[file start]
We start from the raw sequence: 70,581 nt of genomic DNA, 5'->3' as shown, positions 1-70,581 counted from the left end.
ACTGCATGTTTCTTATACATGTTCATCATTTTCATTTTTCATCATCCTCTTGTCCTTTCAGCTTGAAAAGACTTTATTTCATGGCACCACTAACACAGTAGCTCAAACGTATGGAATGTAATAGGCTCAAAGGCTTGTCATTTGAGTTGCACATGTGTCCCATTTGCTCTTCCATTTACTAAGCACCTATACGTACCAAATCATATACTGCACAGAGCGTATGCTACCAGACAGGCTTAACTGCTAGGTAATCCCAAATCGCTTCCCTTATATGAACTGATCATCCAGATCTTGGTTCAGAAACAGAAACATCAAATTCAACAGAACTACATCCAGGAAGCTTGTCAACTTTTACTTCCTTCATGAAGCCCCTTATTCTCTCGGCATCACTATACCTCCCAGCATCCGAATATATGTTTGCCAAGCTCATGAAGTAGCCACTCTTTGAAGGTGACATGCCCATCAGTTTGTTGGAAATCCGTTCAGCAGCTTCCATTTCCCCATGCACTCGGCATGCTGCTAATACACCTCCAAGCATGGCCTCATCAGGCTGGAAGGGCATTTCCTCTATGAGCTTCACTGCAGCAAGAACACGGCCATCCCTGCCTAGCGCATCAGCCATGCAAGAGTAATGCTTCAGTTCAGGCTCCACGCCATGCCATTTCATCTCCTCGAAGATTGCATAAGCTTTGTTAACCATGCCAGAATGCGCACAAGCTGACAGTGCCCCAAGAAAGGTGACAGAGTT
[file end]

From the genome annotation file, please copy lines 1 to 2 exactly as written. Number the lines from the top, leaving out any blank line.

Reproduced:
We start from the raw sequence: 70,581 nt of genomic DNA, 5'->3' as shown, positions 1-70,581 counted from the left end.
ACTGCATGTTTCTTATACATGTTCATCATTTTCATTTTTCATCATCCTCTTGTCCTTTCAGCTTGAAAAGACTTTATTTCATGGCACCACTAACACAGTAGCTCAAACGTATGGAATGTAATAGGCTCAAAGGCTTGTCATTTGAGTTGCACATGTGTCCCATTTGCTCTTCCATTTACTAAGCACCTATACGTACCAAATCATATACTGCACAGAGCGTATGCTACCAGACAGGCTTAACTGCTAGGTAATCCCAAATCGCTTCCCTTATATGAACTGATCATCCAGATCTTGGTTCAGAAACAGAAACATCAAATTCAACAGAACTACATCCAGGAAGCTTGTCAACTTTTACTTCCTTCATGAAGCCCCTTATTCTCTCGGCATCACTATACCTCCCAGCATCCGAATATATGTTTGCCAAGCTCATGAAGTAGCCACTCTTTGAAGGTGACATGCCCATCAGTTTGTTGGAAATCCGTTCAGCAGCTTCCATTTCCCCATGCACTCGGCATGCTGCTAATACACCTCCAAGCATGGCCTCATCAGGCTGGAAGGGCATTTCCTCTATGAGCTTCACTGCAGCAAGAACACGGCCATCCCTGCCTAGCGCATCAGCCATGCAAGAGTAATGCTTCAGTTCAGGCTCCACGCCATGCCATTTCATCTCCTCGAAGATTGCATAAGCTTTGTTAACCATGCCAGAATGCGCACAAGCTGACAGTGCCCCAAGAAAGGTGACAGAGTT